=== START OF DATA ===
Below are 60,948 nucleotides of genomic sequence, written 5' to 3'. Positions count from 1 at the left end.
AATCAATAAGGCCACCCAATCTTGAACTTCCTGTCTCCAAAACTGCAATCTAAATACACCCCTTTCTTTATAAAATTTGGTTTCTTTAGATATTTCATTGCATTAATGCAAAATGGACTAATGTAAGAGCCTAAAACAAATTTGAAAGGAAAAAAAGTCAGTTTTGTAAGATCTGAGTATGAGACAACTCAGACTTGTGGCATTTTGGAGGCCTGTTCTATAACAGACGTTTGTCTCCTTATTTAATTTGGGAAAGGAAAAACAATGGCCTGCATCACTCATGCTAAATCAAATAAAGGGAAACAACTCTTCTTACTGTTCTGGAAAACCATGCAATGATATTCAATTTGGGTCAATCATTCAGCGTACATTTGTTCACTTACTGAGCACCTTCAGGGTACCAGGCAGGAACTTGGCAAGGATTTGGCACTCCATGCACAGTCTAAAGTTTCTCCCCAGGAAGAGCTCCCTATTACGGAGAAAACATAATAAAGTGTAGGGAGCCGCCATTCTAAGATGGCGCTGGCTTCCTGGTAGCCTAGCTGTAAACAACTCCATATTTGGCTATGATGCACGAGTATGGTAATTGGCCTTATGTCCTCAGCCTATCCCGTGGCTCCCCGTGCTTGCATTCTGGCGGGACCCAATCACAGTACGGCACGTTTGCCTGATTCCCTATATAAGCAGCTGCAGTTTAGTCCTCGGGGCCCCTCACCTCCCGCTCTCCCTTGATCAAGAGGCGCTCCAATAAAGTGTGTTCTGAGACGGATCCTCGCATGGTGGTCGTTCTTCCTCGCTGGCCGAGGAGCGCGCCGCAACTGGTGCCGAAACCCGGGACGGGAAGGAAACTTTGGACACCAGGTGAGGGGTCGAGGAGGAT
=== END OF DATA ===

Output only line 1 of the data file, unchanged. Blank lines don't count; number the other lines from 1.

Below are 60,948 nucleotides of genomic sequence, written 5' to 3'. Positions count from 1 at the left end.